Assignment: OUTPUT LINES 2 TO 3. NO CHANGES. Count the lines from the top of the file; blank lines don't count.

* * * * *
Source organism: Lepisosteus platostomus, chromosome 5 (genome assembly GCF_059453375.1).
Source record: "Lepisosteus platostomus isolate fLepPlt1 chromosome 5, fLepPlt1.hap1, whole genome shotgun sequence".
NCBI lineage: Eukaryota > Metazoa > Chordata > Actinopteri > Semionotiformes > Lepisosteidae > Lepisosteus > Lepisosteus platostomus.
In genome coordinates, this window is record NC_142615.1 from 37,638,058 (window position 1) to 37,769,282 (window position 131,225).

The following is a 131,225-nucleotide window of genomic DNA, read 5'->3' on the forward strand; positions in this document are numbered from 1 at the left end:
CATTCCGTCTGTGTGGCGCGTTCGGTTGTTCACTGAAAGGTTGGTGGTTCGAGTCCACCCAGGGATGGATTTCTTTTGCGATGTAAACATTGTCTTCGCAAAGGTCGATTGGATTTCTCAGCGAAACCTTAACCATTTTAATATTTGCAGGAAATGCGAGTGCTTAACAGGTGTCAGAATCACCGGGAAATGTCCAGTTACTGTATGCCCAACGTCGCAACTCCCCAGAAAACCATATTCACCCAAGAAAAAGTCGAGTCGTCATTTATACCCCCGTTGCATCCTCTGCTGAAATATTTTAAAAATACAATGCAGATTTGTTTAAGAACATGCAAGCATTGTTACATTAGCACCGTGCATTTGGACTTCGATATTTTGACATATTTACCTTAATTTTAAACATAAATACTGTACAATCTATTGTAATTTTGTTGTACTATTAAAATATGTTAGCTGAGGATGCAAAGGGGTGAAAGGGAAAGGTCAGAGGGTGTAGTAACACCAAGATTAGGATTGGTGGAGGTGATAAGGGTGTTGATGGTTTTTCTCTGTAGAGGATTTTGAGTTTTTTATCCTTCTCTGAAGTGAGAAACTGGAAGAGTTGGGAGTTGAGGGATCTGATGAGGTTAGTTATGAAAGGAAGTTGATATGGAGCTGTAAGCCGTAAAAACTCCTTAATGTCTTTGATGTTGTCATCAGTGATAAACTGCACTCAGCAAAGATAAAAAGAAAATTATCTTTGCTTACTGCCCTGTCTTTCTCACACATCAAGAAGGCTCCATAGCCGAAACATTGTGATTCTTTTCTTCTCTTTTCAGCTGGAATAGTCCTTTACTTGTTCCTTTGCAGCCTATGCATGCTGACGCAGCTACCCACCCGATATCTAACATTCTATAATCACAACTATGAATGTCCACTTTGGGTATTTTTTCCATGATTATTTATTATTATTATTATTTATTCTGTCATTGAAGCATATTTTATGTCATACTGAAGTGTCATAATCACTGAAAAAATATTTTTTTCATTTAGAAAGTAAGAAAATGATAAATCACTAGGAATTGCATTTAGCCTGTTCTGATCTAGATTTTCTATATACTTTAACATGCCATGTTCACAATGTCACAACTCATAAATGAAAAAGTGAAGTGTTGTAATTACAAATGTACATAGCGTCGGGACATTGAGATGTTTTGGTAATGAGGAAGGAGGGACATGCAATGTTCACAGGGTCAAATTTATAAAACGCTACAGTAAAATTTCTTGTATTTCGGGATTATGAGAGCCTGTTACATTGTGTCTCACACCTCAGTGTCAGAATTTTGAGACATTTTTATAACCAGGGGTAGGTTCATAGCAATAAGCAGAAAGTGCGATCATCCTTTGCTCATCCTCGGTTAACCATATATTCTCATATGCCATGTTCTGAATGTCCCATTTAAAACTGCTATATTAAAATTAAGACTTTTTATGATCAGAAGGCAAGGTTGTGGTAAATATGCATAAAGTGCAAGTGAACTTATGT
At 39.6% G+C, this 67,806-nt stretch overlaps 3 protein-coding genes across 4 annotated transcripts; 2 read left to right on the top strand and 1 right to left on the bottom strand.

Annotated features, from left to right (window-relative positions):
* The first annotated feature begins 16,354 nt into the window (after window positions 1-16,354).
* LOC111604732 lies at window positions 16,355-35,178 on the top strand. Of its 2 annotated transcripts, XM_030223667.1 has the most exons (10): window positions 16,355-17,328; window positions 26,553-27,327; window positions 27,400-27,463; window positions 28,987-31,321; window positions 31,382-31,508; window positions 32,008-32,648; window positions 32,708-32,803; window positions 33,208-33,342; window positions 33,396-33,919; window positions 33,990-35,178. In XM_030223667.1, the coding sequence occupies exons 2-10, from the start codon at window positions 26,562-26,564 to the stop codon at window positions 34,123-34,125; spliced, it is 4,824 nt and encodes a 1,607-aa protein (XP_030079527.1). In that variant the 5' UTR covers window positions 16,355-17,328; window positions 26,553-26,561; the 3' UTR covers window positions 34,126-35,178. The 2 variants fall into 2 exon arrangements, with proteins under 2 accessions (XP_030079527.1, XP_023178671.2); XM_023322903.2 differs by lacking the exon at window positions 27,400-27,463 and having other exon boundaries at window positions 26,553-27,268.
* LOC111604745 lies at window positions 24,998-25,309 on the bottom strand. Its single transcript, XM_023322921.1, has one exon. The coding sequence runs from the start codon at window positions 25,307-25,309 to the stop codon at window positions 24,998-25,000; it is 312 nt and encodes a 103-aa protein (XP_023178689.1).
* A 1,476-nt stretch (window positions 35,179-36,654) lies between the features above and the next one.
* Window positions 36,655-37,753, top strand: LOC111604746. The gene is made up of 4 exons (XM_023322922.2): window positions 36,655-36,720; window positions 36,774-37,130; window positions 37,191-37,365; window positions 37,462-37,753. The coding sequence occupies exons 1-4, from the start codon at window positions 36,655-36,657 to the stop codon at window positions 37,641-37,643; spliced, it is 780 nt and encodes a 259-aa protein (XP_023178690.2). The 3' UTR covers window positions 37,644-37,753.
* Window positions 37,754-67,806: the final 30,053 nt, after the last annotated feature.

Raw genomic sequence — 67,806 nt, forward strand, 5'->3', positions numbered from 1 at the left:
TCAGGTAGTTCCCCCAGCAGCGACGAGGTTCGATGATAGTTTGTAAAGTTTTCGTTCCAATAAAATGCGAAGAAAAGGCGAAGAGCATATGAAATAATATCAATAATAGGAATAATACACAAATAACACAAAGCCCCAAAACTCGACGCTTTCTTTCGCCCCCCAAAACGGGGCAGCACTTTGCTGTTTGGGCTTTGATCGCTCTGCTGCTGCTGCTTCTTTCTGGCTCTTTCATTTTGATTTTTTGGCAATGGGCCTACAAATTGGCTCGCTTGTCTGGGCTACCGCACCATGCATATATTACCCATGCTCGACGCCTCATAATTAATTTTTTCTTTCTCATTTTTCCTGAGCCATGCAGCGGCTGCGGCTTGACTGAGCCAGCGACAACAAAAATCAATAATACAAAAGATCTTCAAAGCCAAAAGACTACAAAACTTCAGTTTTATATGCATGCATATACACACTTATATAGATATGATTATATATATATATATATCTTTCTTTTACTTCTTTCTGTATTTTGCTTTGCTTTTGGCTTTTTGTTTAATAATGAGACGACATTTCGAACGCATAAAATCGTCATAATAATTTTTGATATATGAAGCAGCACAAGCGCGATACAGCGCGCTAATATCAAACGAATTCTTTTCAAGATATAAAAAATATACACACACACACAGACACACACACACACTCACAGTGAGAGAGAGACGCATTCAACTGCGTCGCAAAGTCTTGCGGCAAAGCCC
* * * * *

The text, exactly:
Source record: "Lepisosteus platostomus isolate fLepPlt1 chromosome 5, fLepPlt1.hap1, whole genome shotgun sequence".
NCBI lineage: Eukaryota > Metazoa > Chordata > Actinopteri > Semionotiformes > Lepisosteidae > Lepisosteus > Lepisosteus platostomus.